| By Dr. Tom Ferraro
There is ample proof that tennis players often have difficulty controlling their emotions. This even holds true for players who have obtained greatness.
Photo Credit: Getty Images


There is ample proof that tennis players often have difficulty controlling their emotions. This even holds true for players who have obtained greatness. Roger Federer was prone to anger and temper tantrums until he reached the age of 20 and well into his professional career. McEnroe was famous for screaming, “You cannot be serious,” which earned him the nickname “Superbrat.” Ilie Nastase was nicknamed “Nasty” thanks to being so brash and rude, and David Ferrer lobbed a ball into the crowd because he was distracted by a crying child. We have witnessed the wrath of Serena Williams and watched as the uber-talented Nick Kyrgios has incurred thousands of dollars in fines thanks to his unsportsmanlike conduct on the court.

Anger is a difficult emotion to master and this is especially true for the young tennis player. I have worked with plenty of up and coming stars who struggle with anger control. Let us spend some time defining anger, understanding why it exists and attempt to see how athletes must learn to deal with it.

Anger is usually based on disappointment during a match when a player feels they are not performing up to expectations. Bouts of anger will only last about two seconds, so it is clear that the expression of anger is determined by the player’s unconscious dynamic. They will either internalize their rage and thus subject themselves to self-attack or they can vent their rage and deal with the consequences. Let us attempt to understand each process.

Internalized rage

When a player is perfectionistic and has a burning desire to win, they will have anger issues while they play. Perhaps the worst thing they can do is to internalize the rage which destroys energy, confidence, mood and focus. Internalizing rage will insure that the player will be underperforming and lose to weaker opponents. As a sport psychologist and psychoanalyst, I know that each player has different reasons why they experience symptomatic and disruptive anger. Perfectionism and high expectation usually explain this, but why do some express this anger by internalizing it into self-attack? Sometimes they have been trained to be nice and to repress any sign of anger, so they have no alternative but to hold it in a self-attack. This kind of defense is called “introjection” and “self-punishment.” In cases like this, we work on providing good insight into both their perfectionism and compulsive niceness. When this occurs, the player will learn to modulate their standards and be more expressive of their anger.

Explosive rage

This form of rage reaction is more obvious and may be less damaging to performance per se. McEnroe is a good example of this type of player who would freely express his disappointment by blaming line judges for any mistakes. Kyrgios is a more modern example of a player who will often express his anger outwardly and here too you see that it does not have as damaging an impact on the player’s performance. This kind of defense is called “projection,” “regression” and “displacement.” Of course the danger in this case is that the player looks childish and their social reputation is diminished. And in the case or professionals, this will invariably reduce any endorsement contracts by corporations who desire media safe athletes.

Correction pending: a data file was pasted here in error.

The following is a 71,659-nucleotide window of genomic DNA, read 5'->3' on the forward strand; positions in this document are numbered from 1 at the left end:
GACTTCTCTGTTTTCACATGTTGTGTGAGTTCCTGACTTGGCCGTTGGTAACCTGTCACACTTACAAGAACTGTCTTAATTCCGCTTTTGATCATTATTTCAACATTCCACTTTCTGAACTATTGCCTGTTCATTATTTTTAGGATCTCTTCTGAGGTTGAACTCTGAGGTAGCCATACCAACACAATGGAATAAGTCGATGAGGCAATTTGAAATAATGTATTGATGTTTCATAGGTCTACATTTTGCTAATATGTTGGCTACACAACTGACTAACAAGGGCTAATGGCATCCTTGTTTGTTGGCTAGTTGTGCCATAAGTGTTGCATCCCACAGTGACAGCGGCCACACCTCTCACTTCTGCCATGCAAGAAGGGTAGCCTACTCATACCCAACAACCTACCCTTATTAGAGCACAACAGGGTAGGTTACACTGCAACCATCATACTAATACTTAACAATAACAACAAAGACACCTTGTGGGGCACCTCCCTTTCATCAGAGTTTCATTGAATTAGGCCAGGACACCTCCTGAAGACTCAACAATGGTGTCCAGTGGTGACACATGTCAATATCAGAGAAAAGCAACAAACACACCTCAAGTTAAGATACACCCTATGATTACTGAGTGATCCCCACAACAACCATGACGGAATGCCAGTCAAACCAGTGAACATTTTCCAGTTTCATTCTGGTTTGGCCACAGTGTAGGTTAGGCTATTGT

In order to help the young player cope with uncontrolled anger, we first allow for discussions about the subject of anger on the court and this goes a long way in helping them to problem-solve this issue. We then work on perfectionism and attempt to help them become less demanding of themselves. We will teach assertiveness as well so that they can learn to defend themselves against any cheating done by an opponent. In addition, I teach the player the defense of anticipation or what you may know as Murphy’s Law: Anticipation is the realistic expectation that invariably some things will go wrong and to plan for this occurrence so you are not surprised by it. Finally, I talk about humor, which is one of the most mature defenses a player can possess. Humor and its twin brother, smiling, help the athlete settle down and get closer in touch with the fun and joy of the game. These processes must be performed in a step-by-step fashion in order for them to work.

If you think all this is complicated, you would be correct. The finest psychologist on Earth was Sigmund Freud, and he told us long ago that there are basically two drives in a human being and that they both must be mastered in order to achieve success and happiness. The first drive is what we call “Libido” and the second drive is “Destrudo,” and both drives are a part of sports performance. The felt beauty of the game is the sublimation of Libido. The aggression of the game is expressed by Destrudo or muscle power. Both of these emotional/physical drives are extremely powerful and both are tough to control. But the only way one can fulfill their potential on the court and have more fun while playing tennis is to learn how to discuss, analyze and finally control these instincts. The only way to do that is to engage in “The Talking Cure,” so welcome to the couch, get comfortable and start talking.


Dr. Tom Ferraro

For consultations, treatment or on-site visits, contact Dr. Tom Ferraro Ph.D., Sport Psychologist, by phone at (516) 248-7189, e-mail DrTFerraro@aol.com or visit DrTomFerraro.com.